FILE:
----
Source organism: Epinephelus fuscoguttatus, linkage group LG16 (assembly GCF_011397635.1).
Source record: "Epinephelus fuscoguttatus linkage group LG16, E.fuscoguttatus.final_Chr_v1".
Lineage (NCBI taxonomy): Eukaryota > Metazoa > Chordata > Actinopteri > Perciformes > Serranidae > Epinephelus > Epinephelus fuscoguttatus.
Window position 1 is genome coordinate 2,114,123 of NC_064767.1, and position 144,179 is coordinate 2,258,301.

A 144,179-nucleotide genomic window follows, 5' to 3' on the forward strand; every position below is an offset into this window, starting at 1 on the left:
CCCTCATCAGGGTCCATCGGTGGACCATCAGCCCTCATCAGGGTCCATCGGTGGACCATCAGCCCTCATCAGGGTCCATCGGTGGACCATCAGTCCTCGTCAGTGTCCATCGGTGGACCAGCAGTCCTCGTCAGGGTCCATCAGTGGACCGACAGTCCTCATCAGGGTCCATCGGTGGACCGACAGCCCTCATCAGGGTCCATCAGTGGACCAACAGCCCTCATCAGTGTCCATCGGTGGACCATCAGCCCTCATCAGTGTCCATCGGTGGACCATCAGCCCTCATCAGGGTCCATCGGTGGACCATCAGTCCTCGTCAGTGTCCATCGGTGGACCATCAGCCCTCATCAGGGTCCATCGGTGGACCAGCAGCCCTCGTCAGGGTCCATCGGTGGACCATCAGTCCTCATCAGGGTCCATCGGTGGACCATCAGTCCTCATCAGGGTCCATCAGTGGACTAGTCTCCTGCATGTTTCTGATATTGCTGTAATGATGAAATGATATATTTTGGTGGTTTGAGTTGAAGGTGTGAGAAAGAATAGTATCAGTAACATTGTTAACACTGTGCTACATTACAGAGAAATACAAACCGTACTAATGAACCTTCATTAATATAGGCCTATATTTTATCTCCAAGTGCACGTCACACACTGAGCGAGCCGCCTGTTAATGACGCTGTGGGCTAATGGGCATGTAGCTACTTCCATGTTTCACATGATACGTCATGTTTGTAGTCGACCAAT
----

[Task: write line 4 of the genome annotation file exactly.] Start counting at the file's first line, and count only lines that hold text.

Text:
Window position 1 is genome coordinate 2,114,123 of NC_064767.1, and position 144,179 is coordinate 2,258,301.